Television shows affect the language acquisition of children specially those who are between 24 to 36 months of age. Because a child of this age does not have the complex capability to translate their needs in a language which adults can comprehend, a communication system would be of great help for him to learn the fundamentals of speaking.
Although there are infinitely many natural means for a child to acquire skills in fundamental speaking, one of the most efficient strategy is to let him watch a television show with the strictest supervision of his parents or guardian. However, fail to do so will lead the child to aggressiveness, cleverness, and violence possession of speech.
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On Television Shows: A Child’s First Camaraderie
A speechless baby was born. He has grown several inches after ten months. In his soft crib he was laid with a television show in front flashing his eyes – down to his brain – up to his sensory neurons. Then the room heard the baby’s screech with a babbling sound protruding to a sudden gesture. It lasted for about three minutes. Nobody knew why.
Much of the mystery of infants, 24 to 36 months old, lies in their inability to communicate needs yet they survive. Since most children do not say even their first words until they are 12 to 15 months old (Hurlock, 1978, p. 163), they have to cry out loud to express irritation, uneasiness, hunger, and some emotional fears. Sometimes, their guardians even have to invent strategies to discover the child’s what’s and why’s.
Fortunately, this stage in a human life doesn’t end at all in a dumb cocoon. As the months and years mature the infants, their environment plays a great role in the development of their language particularly the television media. The Public Broadcasting Service (2009) states the following:
Studies have found that children at 30 months of age who watched certain programs (one study focused on “Dora the Explorer”, “Blue Clues”, “Clifford and Dragon Tales”) resulted in greater vocabularies and higher expressive language whereas overall television viewing (including adult programs) has been associated with reduced vocabulary.
Perhaps, we cannot stop the booming of the Information Age where the means for knowledge acquisition is a glance and click away. What we can do as for now is to limit and strain the difference between safe and hazardous television programs to go beyond the imagination of the infant’s vulnerable and easily-penetrated minds. This is because unlike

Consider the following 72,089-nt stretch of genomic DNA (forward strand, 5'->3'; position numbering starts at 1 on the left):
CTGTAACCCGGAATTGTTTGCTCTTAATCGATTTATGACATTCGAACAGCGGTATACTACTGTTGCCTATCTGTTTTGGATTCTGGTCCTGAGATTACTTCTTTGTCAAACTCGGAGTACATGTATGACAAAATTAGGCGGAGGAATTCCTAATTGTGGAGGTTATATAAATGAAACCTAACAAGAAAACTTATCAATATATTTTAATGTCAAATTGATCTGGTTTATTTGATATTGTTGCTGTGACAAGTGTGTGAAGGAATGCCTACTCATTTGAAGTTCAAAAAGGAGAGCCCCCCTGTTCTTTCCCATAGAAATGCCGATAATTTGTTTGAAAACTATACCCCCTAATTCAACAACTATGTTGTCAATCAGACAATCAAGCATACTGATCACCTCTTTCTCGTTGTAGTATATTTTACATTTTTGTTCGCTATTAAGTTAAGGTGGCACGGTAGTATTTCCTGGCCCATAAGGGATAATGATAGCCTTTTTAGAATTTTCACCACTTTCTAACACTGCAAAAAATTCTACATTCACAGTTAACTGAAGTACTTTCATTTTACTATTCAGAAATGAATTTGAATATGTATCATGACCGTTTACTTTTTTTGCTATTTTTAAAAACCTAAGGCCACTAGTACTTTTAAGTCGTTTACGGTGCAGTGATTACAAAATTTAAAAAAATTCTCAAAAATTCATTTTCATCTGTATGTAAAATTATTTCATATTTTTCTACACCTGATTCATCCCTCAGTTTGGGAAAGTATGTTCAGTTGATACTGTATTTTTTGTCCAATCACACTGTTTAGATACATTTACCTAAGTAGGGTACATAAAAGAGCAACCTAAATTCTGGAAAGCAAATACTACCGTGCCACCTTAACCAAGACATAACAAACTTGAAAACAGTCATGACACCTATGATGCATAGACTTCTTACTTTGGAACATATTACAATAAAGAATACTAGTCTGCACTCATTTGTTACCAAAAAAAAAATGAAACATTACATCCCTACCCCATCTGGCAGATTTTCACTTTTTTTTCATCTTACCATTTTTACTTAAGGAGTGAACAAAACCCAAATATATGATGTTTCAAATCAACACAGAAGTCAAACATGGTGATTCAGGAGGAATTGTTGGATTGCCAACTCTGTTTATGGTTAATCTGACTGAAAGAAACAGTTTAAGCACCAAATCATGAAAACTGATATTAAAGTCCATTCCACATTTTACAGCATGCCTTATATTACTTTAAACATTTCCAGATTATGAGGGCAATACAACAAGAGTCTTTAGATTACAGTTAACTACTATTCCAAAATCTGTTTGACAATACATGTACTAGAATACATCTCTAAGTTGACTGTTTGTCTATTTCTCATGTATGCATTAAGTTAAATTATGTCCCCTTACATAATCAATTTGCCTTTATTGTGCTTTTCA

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other organ systems, the human brain is embryonic at birth – it completes the majority of its development in response to environmental stimuli over the first 18 to 24 months of life (Kaiser Family Foundation, 2005).
We can see the clear distinction between a child who is guided by his parents through arrays of children TV shows and a child who was forsakenly misguided. To give example is to compare two programs: “It’s a Big, Big World” and “SpongeBob”. The first program mentioned is recommendable to children who are 24 to 36 months old because the characters here like Madge, Burdette, Snook and Bob are soft-spoken so as not to frighten them and cause them traumatic heart conditions. The sound effects are so smooth which is fit to their sensitive eardrum. The pronunciation of words is sharply defined for them to be familiarized with compare to SpongeBob’s. The latter program sounds so colloquial and rude – not just the scenes but most specially the dialogs.
If you will observe a child watching a TV program like the one appropriate (but is not limited) mentioned above, you will surely see him babbling a word with single vowel-consonant combination like “da”, “ma”, “uh”, and “na”. Later on, with self-practice control makes it possible for him to repeat those sounds and stringing them together to form a new word like “ma-mi”, “da-di”, and “na-ni”. (Hurlock, 1978, p. 167)
However, if we let a child watch whatever TV show he arrives at, the chance for them to gain violent and harsh words is definitely inevitable. There are the various TV anime choices which can make them worse – “Ghost Fighter”, “One Piece”, “Dragon Ball Z”, and the like. What if one day you hear your child cursing and calling you a “hoar” for no reason that he innocently enjoys? Would you blame him or the television show he had watched? Anyway, the television can be turned off. It’s just that the authority is in your hands.
Now, a new punch line reveals – “A family that watches together, speaks together.”
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Hurlock, E. B. (1978). Child Development 6th Edition. Metro Manila: Cacho Hermanos Inc.
Kaiser Family Foundation. (2005 January 31). The Effects of Electronic Media on Children Ages Zero to Six: A History Research. Retrieved April 16, 2009, from http:www.kff. org/entmedia/7239.cfm
Public Broadcasting Service. (2009). TV and Kids Under Age 3. Retrieved April 17, 2009, from http://www.pbs.org/parents/childrenandmedia/article-faq.html
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